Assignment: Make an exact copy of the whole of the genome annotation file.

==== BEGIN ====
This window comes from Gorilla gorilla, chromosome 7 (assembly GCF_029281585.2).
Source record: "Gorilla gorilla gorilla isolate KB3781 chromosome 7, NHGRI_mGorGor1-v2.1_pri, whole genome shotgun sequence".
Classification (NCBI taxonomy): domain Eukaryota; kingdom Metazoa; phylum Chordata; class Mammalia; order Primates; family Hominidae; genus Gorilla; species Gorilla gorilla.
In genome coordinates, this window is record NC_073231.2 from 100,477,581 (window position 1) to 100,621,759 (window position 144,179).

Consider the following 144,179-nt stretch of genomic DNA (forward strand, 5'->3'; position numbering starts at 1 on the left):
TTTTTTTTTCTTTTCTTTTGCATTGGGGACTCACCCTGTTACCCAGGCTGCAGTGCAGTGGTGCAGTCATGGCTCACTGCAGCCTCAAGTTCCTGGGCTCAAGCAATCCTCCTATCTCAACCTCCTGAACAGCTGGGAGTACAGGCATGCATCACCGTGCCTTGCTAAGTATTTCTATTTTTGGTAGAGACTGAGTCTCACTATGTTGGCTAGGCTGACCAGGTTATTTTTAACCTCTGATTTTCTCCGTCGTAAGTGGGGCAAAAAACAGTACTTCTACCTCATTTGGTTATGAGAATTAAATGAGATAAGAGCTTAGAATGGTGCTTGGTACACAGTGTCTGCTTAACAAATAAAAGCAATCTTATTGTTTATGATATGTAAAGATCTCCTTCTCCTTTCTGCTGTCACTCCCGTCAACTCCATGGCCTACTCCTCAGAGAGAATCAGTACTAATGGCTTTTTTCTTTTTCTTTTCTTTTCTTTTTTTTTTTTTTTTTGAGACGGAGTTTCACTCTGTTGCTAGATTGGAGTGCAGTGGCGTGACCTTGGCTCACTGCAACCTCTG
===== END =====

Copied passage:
This window comes from Gorilla gorilla, chromosome 7 (assembly GCF_029281585.2).
Source record: "Gorilla gorilla gorilla isolate KB3781 chromosome 7, NHGRI_mGorGor1-v2.1_pri, whole genome shotgun sequence".
Classification (NCBI taxonomy): domain Eukaryota; kingdom Metazoa; phylum Chordata; class Mammalia; order Primates; family Hominidae; genus Gorilla; species Gorilla gorilla.
In genome coordinates, this window is record NC_073231.2 from 100,477,581 (window position 1) to 100,621,759 (window position 144,179).

Consider the following 144,179-nt stretch of genomic DNA (forward strand, 5'->3'; position numbering starts at 1 on the left):
TTTTTTTTTCTTTTCTTTTGCATTGGGGACTCACCCTGTTACCCAGGCTGCAGTGCAGTGGTGCAGTCATGGCTCACTGCAGCCTCAAGTTCCTGGGCTCAAGCAATCCTCCTATCTCAACCTCCTGAACAGCTGGGAGTACAGGCATGCATCACCGTGCCTTGCTAAGTATTTCTATTTTTGGTAGAGACTGAGTCTCACTATGTTGGCTAGGCTGACCAGGTTATTTTTAACCTCTGATTTTCTCCGTCGTAAGTGGGGCAAAAAACAGTACTTCTACCTCATTTGGTTATGAGAATTAAATGAGATAAGAGCTTAGAATGGTGCTTGGTACACAGTGTCTGCTTAACAAATAAAAGCAATCTTATTGTTTATGATATGTAAAGATCTCCTTCTCCTTTCTGCTGTCACTCCCGTCAACTCCATGGCCTACTCCTCAGAGAGAATCAGTACTAATGGCTTTTTTCTTTTTCTTTTCTTTTCTTTTTTTTTTTTTTTTTGAGACGGAGTTTCACTCTGTTGCTAGATTGGAGTGCAGTGGCGTGACCTTGGCTCACTGCAACCTCTG